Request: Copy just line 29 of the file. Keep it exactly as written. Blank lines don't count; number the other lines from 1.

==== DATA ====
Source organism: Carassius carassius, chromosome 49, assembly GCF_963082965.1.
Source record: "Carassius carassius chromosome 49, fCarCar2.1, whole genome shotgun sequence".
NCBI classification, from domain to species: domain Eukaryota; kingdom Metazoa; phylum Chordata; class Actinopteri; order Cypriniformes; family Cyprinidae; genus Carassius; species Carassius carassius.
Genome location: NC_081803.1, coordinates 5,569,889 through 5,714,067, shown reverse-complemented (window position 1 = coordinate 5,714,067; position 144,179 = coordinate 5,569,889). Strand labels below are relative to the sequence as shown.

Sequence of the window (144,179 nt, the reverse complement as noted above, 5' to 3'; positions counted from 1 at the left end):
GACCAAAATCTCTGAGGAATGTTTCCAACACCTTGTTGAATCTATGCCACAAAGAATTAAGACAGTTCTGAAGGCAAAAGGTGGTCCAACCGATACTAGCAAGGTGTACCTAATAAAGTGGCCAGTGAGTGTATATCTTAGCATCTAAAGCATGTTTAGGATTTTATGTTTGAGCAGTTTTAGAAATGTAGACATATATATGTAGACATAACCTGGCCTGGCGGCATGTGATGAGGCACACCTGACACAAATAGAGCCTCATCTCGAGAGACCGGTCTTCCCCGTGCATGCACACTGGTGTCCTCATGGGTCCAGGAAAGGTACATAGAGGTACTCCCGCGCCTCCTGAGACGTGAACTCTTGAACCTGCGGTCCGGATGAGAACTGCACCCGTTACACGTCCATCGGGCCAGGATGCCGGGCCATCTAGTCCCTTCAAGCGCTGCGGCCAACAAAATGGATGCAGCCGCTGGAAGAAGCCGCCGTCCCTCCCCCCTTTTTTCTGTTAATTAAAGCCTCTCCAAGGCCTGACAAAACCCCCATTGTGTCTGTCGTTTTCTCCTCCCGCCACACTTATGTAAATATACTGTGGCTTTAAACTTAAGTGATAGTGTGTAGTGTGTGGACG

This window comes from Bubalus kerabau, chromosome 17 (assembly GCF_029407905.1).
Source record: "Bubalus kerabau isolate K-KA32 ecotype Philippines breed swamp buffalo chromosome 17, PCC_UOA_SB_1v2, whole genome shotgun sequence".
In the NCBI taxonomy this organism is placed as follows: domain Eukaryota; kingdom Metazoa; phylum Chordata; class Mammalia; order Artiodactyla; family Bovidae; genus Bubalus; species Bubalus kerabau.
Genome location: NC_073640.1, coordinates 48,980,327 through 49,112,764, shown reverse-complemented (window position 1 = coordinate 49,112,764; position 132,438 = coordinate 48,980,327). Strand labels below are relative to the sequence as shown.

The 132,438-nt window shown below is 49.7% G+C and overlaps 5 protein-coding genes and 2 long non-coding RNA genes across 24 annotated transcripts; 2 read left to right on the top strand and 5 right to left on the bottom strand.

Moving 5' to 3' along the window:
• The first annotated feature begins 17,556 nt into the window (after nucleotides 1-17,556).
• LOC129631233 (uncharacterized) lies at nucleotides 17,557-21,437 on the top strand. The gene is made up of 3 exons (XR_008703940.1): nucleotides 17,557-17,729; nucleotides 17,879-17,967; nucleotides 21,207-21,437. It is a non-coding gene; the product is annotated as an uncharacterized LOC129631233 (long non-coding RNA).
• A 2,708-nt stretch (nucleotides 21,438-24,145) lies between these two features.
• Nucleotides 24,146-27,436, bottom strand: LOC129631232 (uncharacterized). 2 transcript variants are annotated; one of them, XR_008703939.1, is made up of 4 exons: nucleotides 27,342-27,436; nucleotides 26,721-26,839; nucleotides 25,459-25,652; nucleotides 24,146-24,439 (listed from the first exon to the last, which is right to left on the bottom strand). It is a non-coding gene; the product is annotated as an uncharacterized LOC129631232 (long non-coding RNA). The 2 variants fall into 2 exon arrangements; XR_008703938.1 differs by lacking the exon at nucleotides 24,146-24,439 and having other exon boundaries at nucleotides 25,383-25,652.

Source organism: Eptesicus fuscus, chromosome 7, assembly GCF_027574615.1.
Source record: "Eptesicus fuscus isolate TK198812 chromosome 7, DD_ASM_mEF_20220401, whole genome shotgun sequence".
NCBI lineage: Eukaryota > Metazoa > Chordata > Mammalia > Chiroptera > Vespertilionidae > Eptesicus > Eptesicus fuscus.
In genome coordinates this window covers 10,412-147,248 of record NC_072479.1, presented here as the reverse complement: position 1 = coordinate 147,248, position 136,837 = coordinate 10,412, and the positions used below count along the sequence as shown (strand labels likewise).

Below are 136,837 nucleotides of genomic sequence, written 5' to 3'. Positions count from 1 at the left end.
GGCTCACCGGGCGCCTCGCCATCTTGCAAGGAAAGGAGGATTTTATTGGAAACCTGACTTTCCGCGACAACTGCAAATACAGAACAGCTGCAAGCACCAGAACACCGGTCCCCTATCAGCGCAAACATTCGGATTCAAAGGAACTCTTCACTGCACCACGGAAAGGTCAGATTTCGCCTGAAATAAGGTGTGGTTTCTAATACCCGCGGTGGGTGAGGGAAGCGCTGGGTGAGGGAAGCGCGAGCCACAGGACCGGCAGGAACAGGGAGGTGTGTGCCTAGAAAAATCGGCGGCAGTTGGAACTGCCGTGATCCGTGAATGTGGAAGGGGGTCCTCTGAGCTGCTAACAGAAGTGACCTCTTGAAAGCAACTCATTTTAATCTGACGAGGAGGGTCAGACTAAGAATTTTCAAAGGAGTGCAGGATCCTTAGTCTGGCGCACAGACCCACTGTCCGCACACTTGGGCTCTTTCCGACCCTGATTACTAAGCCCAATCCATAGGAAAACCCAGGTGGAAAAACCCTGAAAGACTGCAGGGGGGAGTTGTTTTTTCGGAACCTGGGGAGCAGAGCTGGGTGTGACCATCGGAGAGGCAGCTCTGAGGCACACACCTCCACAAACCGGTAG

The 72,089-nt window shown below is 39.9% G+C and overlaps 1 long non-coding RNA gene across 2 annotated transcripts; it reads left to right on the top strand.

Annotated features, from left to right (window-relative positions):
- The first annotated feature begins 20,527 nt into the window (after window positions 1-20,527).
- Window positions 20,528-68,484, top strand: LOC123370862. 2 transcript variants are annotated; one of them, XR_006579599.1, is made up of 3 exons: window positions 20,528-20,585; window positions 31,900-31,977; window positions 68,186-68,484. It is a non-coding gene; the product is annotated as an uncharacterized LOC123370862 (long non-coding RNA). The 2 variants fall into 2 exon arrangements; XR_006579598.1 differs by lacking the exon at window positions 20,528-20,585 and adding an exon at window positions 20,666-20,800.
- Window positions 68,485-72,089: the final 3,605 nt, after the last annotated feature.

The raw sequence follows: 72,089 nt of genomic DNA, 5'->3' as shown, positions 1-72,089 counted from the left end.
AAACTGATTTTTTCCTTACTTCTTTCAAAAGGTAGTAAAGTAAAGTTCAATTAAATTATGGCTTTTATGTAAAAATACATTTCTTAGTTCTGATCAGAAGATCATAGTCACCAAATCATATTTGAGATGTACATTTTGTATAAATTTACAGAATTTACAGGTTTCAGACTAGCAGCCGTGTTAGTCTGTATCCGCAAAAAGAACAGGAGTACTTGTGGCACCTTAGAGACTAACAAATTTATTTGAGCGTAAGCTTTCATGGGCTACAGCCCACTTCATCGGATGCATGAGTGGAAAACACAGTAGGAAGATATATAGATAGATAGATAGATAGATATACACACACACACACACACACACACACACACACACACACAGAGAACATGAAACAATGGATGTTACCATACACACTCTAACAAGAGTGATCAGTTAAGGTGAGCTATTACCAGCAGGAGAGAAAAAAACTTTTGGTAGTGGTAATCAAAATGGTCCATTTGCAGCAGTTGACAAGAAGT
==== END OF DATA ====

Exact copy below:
AAACTGATTTTTTCCTTACTTCTTTCAAAAGGTAGTAAAGTAAAGTTCAATTAAATTATGGCTTTTATGTAAAAATACATTTCTTAGTTCTGATCAGAAGATCATAGTCACCAAATCATATTTGAGATGTACATTTTGTATAAATTTACAGAATTTACAGGTTTCAGACTAGCAGCCGTGTTAGTCTGTATCCGCAAAAAGAACAGGAGTACTTGTGGCACCTTAGAGACTAACAAATTTATTTGAGCGTAAGCTTTCATGGGCTACAGCCCACTTCATCGGATGCATGAGTGGAAAACACAGTAGGAAGATATATAGATAGATAGATAGATAGATATACACACACACACACACACACACACACACACACACACACAGAGAACATGAAACAATGGATGTTACCATACACACTCTAACAAGAGTGATCAGTTAAGGTGAGCTATTACCAGCAGGAGAGAAAAAAACTTTTGGTAGTGGTAATCAAAATGGTCCATTTGCAGCAGTTGACAAGAAGT